The monster, which looks like a snarling "Creature from the Black Lagoon," invades a sleepy seaside town. The lighthouse keeper, newly widowed and estranged from the town folk, has been ... See full summary »
Accomplished but eccentric movie make-up artist Pete Dumond has been with the studio for decades and is totally devoted to his art especially in the creation of screen monsters. His world ends abruptly when new management acquires the company and arbitrarily decides that the horror cycle has run its course, and the studio will now concentrate on escapist musicals. When Dumond hears he will be pink-slipped, the neurotic but usually affable Pete turns psychotic and vows vengeance on the two movie executives responsible. Using a combination of hypnosis and a newly developed chemical formula, Dumond is able to use mind control to compel the young actors playing the teenage Frankenstein and werewolf to exact vengeance for him. Written by
Just remember, an artist must have no fear. Why, a creation is almost a sacred thing - all creations! The Good Lord created saints, and he also created sinners. He created the lamb and the fawn, but He also created the wolf and the jackal. Who can judge which is the most praiseworthy?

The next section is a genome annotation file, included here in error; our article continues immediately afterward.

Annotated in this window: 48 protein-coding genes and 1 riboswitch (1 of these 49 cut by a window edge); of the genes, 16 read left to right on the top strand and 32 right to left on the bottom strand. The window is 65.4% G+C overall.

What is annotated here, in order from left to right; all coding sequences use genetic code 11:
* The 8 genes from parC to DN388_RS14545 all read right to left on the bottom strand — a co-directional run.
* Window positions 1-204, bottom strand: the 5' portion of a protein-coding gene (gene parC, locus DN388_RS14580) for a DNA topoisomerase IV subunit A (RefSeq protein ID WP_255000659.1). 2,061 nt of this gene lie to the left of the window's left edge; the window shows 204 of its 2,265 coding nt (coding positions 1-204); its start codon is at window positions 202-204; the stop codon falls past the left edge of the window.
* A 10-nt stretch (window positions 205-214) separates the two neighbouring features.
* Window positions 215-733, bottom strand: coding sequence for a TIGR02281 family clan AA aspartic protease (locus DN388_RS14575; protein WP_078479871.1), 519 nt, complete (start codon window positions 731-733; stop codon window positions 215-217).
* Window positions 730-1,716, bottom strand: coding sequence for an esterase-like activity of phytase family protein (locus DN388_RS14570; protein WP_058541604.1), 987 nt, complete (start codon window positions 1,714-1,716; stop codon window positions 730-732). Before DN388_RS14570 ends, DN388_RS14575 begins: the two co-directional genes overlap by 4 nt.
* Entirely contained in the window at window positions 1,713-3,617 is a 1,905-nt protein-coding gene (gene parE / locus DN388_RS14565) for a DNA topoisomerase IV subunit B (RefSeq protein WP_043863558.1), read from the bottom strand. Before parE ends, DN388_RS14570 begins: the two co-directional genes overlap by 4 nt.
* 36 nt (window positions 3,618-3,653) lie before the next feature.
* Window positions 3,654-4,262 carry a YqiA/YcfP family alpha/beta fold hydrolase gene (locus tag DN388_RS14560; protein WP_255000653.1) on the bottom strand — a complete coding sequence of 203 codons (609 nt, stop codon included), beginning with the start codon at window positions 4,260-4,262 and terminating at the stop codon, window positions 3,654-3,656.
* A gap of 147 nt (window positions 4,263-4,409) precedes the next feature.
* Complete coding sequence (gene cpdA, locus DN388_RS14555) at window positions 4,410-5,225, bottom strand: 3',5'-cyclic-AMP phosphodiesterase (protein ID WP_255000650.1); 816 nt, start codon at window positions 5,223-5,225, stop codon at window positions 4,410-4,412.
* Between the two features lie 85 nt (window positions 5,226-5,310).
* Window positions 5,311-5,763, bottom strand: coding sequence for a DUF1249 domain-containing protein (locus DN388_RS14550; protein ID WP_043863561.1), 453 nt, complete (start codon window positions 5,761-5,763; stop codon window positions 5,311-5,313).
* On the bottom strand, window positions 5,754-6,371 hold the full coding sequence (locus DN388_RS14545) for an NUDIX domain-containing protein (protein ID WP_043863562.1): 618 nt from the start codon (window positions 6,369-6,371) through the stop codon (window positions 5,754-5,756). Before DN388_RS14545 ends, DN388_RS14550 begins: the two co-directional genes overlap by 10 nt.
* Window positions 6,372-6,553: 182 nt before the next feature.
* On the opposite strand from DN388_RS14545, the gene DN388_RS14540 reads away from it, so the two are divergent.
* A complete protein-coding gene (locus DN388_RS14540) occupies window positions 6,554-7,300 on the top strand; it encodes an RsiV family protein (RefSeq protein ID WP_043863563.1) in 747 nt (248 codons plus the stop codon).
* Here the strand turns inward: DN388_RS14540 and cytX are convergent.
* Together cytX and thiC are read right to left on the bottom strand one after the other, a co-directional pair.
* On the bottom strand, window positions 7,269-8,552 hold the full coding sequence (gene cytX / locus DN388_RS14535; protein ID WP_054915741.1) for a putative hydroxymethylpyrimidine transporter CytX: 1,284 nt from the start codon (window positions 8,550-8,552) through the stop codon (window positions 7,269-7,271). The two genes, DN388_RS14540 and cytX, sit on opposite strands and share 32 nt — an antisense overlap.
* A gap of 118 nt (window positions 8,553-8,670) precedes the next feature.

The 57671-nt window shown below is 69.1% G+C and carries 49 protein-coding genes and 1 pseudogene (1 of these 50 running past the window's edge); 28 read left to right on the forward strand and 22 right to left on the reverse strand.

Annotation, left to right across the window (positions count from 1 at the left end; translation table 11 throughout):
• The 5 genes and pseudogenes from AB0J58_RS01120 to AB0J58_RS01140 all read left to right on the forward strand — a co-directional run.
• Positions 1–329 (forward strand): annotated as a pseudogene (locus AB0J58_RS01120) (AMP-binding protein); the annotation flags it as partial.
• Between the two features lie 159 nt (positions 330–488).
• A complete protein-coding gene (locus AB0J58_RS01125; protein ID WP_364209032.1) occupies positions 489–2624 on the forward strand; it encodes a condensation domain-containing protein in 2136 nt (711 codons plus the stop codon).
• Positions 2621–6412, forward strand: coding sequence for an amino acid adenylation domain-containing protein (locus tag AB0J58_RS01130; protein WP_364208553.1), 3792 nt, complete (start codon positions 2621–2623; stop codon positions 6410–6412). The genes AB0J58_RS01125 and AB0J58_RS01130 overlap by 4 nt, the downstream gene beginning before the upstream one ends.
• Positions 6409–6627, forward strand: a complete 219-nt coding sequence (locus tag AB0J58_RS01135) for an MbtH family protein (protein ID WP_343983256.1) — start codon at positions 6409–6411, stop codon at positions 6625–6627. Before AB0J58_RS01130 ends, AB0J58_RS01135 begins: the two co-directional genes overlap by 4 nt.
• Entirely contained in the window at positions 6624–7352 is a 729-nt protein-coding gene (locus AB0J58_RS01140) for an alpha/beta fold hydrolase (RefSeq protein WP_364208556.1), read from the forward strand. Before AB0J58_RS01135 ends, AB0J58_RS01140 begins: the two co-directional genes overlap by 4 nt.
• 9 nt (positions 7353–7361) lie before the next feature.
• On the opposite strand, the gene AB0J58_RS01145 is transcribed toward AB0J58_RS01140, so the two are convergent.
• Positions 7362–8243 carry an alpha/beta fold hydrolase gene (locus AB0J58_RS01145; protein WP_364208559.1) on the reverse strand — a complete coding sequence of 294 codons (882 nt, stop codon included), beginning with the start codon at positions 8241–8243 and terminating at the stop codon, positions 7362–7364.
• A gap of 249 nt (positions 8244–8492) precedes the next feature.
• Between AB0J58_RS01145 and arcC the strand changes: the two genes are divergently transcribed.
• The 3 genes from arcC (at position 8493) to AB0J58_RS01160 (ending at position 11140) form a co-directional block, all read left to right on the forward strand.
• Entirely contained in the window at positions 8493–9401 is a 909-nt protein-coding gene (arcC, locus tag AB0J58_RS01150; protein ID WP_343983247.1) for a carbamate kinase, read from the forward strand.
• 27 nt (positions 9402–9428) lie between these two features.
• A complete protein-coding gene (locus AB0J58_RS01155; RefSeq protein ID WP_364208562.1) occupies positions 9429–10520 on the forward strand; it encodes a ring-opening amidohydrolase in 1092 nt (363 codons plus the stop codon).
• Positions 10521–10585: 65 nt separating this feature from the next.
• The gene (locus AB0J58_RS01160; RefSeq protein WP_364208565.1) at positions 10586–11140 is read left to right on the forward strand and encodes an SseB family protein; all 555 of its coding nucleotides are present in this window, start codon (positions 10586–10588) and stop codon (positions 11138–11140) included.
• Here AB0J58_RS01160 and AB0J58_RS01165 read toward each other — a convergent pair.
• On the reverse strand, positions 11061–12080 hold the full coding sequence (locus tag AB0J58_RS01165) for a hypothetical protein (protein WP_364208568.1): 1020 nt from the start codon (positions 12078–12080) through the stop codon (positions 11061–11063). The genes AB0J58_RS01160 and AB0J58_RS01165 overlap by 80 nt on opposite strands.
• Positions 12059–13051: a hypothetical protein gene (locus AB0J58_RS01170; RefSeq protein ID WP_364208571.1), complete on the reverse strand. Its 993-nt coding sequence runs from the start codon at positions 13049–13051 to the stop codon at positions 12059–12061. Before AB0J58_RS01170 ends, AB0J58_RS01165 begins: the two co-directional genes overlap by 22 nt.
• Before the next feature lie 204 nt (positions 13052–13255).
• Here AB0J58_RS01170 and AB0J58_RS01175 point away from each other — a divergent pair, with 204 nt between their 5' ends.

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In 1957, American International Pictures had a big hit with their I Was a Teenage Werewolf. Immediately following its heels came I Was a Teenage Frankenstein, and then this film. This film is in many ways an inside look at the workings of the movie business and its thinking in the 50s as well as the ending chapter in the Teenage Trilogy cycle at AIP. It is not a great horror picture by any standards, yet it is fun to watch. It has a pretty good story about a make-up man who gets the pink slip and then promises to kill the execs who fired him and bring the studio to its knees. Mild-mannered Robert Harris plays the vengeful artist with restrained aplomb. He effectively captures the insanity that courses through his mind with great subtlety. In the end, we see Harris for what he real was...not just an innocent artist but a monster obsessed with his works and his creations in much the same vein as Vincent Price's character in The House of Wax. The rest of the actors are acceptable, and the ending scene where we see the works of the artist is a walk down memory lane. On the walls one can see the head mask of the She-Creature, the It from It Conquered the World, one of the saucer men from Invasion of the Saucer Men, and many others. The colour sequence that is suppose to be in the final 8 minutes of the film does not exist on any version of the video presently out. Hope it is remastered.
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